Permissions and umask


you might have found that sometimes you can’t -for example- copy (or write) files into X directory when you’re using your user

but at the same time you can copy files into the same X directory using the “root” user

so how do i get the permission for writing in X using any user … not root only!!

well …

have you ever wrote “ls -l” command???

if you’ve done so, have you noticed the first column of the output?!

it may look like this:


1) the first () represent the file type, so if it’s like that () you’ll know that this is a file

and if it is (d), it’s a Directory

and (l) stands for Link

there are more letters but these are the most important ones

2) then the next 9 letters represent 3 partitions, they are: OWNER (u), GROUP (g), OTHER (o) respectively

each of them consists of 3 letters: rwx

r=read (access to read files)

w=write (access to write into files)

x=execute (access to run files)

let me give a simple example for using permissions:

suppose that “boody“, “3abed“, “didooofidooo” are members in a group named “group1

and “Hunikal” & “noor” are in “group2

boody” created a file, then he found that the permission is -rw-rw-r–

ok what does this actually mean?!

1) this means that this is a normal file (this is why () is there)

2) and the owner of the file (boody) can read the file and also write into it

3) and the owner’s group (group1) can also read and write into the file, this means that “3abed” and “didooofidooo” can also read-write into this file, as they’re in the same group (group1)

3)then we’ll find that “Hunikal” and “noor” can only read the file but not write into it, as they are not the “OWNER” or in the “owner’s GROUP”, so they are from “OTHERS”

Changing Permissions

there are two ways for changing permissions

both can be done using “chmod” command

1)Char Method

if you want to change the permission of a file named “Perm” from -rwxr-xr-x to -rw-rw-r-x

we can see that we only have to change the owner’s permission (u) from rwx to rw- so we’ll use the following command

#chmod u-x Perm

then change the group’s permission (g) from r-x to rw- so we’ll use the follwing command

#chmod g-w+x Perm

actually we could change this in only one command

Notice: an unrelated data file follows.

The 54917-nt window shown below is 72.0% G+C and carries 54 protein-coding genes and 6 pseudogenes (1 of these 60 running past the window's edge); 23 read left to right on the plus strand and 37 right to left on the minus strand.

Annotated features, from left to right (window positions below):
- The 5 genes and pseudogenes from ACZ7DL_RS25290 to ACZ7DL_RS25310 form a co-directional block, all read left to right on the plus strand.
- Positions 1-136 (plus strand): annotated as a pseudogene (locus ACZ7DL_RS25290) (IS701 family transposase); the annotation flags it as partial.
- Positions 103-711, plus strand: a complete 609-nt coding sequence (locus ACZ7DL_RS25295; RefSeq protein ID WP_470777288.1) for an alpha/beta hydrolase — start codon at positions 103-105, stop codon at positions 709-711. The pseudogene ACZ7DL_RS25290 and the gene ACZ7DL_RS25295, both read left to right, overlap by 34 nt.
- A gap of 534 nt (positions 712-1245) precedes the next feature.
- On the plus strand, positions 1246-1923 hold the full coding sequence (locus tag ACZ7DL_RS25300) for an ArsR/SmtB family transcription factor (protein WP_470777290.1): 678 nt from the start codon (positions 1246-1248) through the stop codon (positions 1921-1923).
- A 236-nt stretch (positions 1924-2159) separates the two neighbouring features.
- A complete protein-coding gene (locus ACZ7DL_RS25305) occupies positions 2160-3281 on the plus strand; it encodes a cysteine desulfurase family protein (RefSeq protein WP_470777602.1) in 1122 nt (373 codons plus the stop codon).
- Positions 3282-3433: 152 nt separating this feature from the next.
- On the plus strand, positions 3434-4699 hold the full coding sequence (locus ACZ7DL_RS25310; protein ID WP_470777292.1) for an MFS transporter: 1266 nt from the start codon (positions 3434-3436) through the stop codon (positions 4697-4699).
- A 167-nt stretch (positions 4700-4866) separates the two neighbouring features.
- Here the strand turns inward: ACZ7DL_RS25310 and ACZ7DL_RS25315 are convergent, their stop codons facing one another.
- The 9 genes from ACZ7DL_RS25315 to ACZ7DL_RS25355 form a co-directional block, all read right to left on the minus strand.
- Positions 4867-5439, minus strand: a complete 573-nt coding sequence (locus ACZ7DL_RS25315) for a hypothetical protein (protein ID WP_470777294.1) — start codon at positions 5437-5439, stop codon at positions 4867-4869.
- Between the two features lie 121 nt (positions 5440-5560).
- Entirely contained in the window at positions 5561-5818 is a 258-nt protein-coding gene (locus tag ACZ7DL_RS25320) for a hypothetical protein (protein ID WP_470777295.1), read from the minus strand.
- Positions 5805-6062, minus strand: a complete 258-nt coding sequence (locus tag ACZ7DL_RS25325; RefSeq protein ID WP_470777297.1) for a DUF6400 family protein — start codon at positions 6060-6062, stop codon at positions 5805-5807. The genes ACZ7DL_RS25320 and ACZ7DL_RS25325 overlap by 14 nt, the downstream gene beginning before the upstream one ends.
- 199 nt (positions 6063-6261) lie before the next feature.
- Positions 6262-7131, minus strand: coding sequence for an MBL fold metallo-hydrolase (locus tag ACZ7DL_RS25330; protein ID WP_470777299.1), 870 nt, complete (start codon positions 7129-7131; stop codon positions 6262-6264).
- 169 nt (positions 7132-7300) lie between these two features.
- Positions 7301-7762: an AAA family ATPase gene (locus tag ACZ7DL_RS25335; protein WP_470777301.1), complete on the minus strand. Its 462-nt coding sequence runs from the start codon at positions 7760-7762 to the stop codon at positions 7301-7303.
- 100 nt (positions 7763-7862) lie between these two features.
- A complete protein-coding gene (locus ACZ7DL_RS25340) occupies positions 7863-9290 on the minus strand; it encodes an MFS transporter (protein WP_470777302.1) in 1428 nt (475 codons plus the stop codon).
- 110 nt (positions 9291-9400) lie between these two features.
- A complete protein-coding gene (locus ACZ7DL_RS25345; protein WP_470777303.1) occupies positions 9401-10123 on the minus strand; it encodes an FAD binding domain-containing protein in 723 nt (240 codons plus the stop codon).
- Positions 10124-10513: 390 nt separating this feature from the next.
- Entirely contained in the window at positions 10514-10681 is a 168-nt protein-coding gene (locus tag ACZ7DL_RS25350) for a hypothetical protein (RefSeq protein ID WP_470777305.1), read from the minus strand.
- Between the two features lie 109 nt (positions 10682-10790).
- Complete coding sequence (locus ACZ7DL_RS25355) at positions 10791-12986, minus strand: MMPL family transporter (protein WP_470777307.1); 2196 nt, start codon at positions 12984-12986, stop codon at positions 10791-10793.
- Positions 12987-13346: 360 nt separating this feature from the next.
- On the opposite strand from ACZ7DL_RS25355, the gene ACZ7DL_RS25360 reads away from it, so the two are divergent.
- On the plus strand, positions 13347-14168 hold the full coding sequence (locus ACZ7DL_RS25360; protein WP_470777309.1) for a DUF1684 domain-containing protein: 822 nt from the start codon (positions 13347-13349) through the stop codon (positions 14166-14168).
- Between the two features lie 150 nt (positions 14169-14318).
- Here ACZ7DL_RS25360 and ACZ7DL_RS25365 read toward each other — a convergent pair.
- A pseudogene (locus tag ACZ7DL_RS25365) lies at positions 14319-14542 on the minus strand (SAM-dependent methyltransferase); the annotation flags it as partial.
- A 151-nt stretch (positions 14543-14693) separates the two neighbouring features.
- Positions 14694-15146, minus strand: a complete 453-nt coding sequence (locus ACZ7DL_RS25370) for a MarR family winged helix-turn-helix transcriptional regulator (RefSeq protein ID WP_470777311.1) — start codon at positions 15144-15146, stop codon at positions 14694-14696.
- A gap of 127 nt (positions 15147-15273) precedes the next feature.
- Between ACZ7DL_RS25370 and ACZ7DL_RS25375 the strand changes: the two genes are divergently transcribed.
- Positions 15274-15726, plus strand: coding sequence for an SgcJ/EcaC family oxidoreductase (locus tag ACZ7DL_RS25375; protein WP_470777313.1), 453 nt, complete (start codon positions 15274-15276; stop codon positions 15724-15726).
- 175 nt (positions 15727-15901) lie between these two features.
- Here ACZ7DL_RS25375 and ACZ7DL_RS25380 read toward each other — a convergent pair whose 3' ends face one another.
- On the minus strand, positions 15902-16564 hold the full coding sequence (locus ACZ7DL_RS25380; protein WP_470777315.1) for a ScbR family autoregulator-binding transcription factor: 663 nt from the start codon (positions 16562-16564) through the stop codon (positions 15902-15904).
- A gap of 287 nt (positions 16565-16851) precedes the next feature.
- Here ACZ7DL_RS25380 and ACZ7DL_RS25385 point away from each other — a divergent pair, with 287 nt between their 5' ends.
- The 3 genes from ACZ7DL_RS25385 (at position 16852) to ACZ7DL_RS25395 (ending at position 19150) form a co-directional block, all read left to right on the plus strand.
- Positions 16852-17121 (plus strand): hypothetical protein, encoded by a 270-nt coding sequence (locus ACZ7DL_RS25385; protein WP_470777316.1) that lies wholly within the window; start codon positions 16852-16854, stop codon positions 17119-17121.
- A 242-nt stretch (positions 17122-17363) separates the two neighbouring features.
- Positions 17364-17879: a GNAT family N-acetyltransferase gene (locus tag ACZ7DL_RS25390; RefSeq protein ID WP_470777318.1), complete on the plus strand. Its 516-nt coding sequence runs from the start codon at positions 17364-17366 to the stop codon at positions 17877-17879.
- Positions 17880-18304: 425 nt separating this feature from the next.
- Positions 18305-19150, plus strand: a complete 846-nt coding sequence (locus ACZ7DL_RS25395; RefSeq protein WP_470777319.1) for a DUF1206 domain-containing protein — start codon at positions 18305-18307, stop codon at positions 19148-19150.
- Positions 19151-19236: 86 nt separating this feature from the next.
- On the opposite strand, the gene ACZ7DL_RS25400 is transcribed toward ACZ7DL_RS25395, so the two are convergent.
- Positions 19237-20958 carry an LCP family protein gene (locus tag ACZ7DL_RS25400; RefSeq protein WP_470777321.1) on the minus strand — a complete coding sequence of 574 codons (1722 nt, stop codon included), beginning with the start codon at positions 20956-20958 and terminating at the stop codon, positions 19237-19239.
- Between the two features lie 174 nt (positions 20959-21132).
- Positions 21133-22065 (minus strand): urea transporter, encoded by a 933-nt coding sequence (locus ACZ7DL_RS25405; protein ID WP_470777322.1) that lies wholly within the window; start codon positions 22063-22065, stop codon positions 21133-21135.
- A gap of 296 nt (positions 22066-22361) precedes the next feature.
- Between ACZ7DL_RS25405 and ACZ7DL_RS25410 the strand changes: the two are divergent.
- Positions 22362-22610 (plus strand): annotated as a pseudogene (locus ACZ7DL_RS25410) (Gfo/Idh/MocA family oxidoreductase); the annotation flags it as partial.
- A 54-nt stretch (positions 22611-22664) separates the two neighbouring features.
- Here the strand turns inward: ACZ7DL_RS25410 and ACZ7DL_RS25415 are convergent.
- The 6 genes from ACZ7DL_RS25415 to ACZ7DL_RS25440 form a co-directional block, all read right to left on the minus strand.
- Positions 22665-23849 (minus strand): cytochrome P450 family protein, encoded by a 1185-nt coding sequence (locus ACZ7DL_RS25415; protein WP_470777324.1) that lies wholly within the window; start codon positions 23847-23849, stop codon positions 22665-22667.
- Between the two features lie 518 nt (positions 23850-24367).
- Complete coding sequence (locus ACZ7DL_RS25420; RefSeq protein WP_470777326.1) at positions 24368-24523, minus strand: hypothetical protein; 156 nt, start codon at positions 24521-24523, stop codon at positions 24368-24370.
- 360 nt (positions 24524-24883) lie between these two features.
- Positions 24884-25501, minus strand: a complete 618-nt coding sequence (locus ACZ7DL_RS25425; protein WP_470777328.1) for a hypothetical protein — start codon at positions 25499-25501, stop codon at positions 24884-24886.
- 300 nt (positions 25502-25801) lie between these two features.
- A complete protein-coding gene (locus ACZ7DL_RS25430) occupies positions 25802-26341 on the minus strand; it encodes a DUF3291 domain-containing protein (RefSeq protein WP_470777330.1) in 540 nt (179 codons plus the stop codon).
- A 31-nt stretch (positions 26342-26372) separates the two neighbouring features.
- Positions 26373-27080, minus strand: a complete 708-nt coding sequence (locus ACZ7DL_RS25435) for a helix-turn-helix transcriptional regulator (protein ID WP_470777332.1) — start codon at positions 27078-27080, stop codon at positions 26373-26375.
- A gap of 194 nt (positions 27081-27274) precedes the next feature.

#chmod u-x,g-w+x Perm

2)Numeric Method

we have three primary numbers:

4, 2 and 1

4 adds r permission (read permission)

2 adds w permission (write permission)

1 adds x permission (execute permission)

so you can change a file’s permission from -rwxr-xr-x to -rw-rw-r-x using the following command

#chmod 665 file_name



so we can give a -rwxrwxrwx permission using the following command

#chmod 777 file_name


from wikipedia:

umask (abbreviated from user mask) is a command and a function in POSIX environments which set the default permission modes for newly created files and directories of the current process

you can know your umask using “umask” command:


the most important thing you need to know about umask is that:

permission = 777 – umask

so if your umask equals 0022, your files’ permissions will be 777-022=755

and this means when you create a file you’ll find the file’s permission is -rwxr-xr-x (755)

changing umask

you can change the umask (for example: to 023) using “umask” command:

#umask 023

but when you restart your computer, you’ll find that the umask returned to it’s old value

so we have to edit /etc/bashrc file

#vi /etc/bashrc

and change the umask value then save the file


that’s all




2 Responses to “Permissions and umask”

  1. erotyka Says:

    This blog was… how do I say it? Relevant!! Finally I have found something that helped me.

    Thank you!

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